Overlooked by collectors and museums visiting our website to acquire higher profile antiquities, such as Greek vases, Egyptian burial items or Roman sculptures, is a group of 3 tiny buttons in various materials, dating to the middle Byzantine era. These are exceptionally rare and deserve to be highlighted here. Link: http://www.clioancientart.com/catalog/i205.html
The history of buttons is rather hazy, with button-like objects of uncertain use appearing in the archaeological record as far back as 2000 BCE. The first functional buttons, appearing in the Roman Imperial age, were limited in their use to elite members of society and were intended as much for decoration as practicality. But with the infusion of migratory cultures from the Eurasian steppe into Western Europe and the Balkans at the end of Antiquity and during the early Middle Ages, functional buttons became widespread. There is conjecture that the use of buttons in place of other fasteners (brooches and pins) resulted as much from colder climate conditions beginning around the same time as the fall of the western provinces Roman Empire, as much as from new cultural influences. In any case, Byzantine society adopted the use of buttons quickly.
The 3 buttons in our group are each made from different materials: bone, rock crystal and what appears to be steatite (soap stone). The simple steatite example is relatively common, with other examples in a variety of common stones known from excavations. By contrast, the bone example is quite elaborately worked with multiple fields of decoration involving both incision and infilling the incised decoration with a resistant material, possibly pitch. Very similar examples have been found in Byzantine layers at Corinth. This belonged to an elite individual whose clothing must certainly have reflected their status. Although its function is obvious, the small rock crystal example may be unique; we have not yet found documentation of another excavated and dated example in rock crystal, which was highly valued. Such a button would also have come from the garments of a high status individual.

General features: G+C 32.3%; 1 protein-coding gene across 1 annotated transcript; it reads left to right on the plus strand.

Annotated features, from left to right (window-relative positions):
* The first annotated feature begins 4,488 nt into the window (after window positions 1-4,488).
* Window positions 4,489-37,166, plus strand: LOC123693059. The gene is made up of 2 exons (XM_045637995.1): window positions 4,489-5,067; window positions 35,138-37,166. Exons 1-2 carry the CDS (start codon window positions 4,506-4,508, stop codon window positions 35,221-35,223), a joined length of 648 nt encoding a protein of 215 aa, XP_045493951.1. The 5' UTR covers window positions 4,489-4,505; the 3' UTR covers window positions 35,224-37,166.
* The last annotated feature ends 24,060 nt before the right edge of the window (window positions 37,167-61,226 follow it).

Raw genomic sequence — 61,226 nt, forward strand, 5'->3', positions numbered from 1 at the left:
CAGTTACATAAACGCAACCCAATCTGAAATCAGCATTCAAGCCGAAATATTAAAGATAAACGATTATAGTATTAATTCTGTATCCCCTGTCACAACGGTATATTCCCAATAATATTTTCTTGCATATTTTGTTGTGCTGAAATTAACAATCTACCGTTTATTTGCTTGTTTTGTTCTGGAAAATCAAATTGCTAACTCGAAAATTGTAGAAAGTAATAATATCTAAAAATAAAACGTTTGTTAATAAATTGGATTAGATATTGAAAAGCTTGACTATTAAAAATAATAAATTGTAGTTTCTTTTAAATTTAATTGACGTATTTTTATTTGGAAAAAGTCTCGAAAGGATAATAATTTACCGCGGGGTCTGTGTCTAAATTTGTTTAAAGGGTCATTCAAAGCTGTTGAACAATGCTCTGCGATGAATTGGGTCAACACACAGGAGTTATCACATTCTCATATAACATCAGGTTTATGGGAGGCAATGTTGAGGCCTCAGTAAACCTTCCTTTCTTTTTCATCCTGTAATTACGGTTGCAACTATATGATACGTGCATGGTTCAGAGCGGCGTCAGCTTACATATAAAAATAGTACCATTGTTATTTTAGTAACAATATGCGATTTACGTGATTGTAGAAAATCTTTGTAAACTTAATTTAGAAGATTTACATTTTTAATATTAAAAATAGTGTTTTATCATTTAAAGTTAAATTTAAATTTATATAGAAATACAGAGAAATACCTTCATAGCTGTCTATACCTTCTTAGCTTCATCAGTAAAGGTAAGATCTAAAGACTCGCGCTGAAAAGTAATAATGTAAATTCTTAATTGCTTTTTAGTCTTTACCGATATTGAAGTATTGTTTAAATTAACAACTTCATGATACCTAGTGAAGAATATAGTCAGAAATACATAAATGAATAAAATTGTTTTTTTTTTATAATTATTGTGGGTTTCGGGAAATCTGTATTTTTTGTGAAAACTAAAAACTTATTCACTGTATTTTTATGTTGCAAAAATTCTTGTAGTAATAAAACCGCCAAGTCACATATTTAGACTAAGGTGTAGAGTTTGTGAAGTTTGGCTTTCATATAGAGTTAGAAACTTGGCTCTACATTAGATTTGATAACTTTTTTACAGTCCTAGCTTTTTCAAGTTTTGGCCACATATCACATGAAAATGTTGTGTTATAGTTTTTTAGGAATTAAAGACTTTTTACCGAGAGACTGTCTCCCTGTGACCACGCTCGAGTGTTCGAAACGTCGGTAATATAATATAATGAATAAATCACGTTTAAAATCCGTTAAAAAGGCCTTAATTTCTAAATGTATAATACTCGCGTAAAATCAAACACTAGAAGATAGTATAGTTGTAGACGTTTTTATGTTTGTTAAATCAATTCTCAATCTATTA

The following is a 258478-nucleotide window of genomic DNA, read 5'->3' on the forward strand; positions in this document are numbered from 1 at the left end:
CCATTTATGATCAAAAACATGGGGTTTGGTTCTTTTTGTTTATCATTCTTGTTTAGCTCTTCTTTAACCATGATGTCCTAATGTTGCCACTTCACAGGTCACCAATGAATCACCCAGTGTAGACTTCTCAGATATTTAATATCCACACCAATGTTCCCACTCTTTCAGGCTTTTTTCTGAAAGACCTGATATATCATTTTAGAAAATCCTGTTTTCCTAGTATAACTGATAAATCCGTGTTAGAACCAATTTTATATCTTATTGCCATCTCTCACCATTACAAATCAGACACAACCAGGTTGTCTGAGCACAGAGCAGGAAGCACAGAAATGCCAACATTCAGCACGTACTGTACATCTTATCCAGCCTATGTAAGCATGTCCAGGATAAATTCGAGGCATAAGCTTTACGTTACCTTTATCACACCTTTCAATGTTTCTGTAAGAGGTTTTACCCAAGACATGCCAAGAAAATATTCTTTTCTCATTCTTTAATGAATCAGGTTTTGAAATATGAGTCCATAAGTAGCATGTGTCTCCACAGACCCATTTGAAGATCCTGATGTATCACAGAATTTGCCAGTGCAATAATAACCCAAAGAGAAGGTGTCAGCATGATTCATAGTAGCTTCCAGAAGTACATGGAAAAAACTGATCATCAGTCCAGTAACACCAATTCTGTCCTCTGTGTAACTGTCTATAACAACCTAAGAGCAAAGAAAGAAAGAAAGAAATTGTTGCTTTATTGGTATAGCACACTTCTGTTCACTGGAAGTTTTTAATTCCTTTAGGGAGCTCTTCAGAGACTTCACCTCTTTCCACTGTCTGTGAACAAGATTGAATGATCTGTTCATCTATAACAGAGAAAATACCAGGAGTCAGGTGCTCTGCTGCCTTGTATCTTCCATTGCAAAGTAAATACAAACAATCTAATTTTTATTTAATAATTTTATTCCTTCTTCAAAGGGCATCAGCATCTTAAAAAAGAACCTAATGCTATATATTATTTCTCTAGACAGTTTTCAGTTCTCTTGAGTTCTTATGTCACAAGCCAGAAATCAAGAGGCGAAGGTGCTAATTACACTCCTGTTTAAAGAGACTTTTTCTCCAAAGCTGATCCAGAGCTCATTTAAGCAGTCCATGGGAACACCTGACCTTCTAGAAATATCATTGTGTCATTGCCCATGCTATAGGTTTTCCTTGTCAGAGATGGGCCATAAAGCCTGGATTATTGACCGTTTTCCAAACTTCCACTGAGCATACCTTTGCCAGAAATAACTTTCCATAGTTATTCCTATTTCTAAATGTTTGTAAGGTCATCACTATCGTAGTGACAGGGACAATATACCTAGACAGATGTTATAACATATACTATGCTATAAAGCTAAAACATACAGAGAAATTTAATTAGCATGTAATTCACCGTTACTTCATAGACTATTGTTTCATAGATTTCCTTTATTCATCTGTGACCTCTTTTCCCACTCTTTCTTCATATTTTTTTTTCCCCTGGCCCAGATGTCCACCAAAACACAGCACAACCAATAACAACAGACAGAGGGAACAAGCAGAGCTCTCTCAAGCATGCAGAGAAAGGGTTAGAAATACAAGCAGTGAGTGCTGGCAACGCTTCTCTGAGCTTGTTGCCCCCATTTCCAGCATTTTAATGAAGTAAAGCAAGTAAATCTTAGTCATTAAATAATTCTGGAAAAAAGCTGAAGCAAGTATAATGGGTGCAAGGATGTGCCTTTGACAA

Tiny as these objects are, they do offer just a glimpse into Byzantine society in its middle phase, the 9th to 13th Centuries. Their survival is, as with so many antiquities, a minor miracle.
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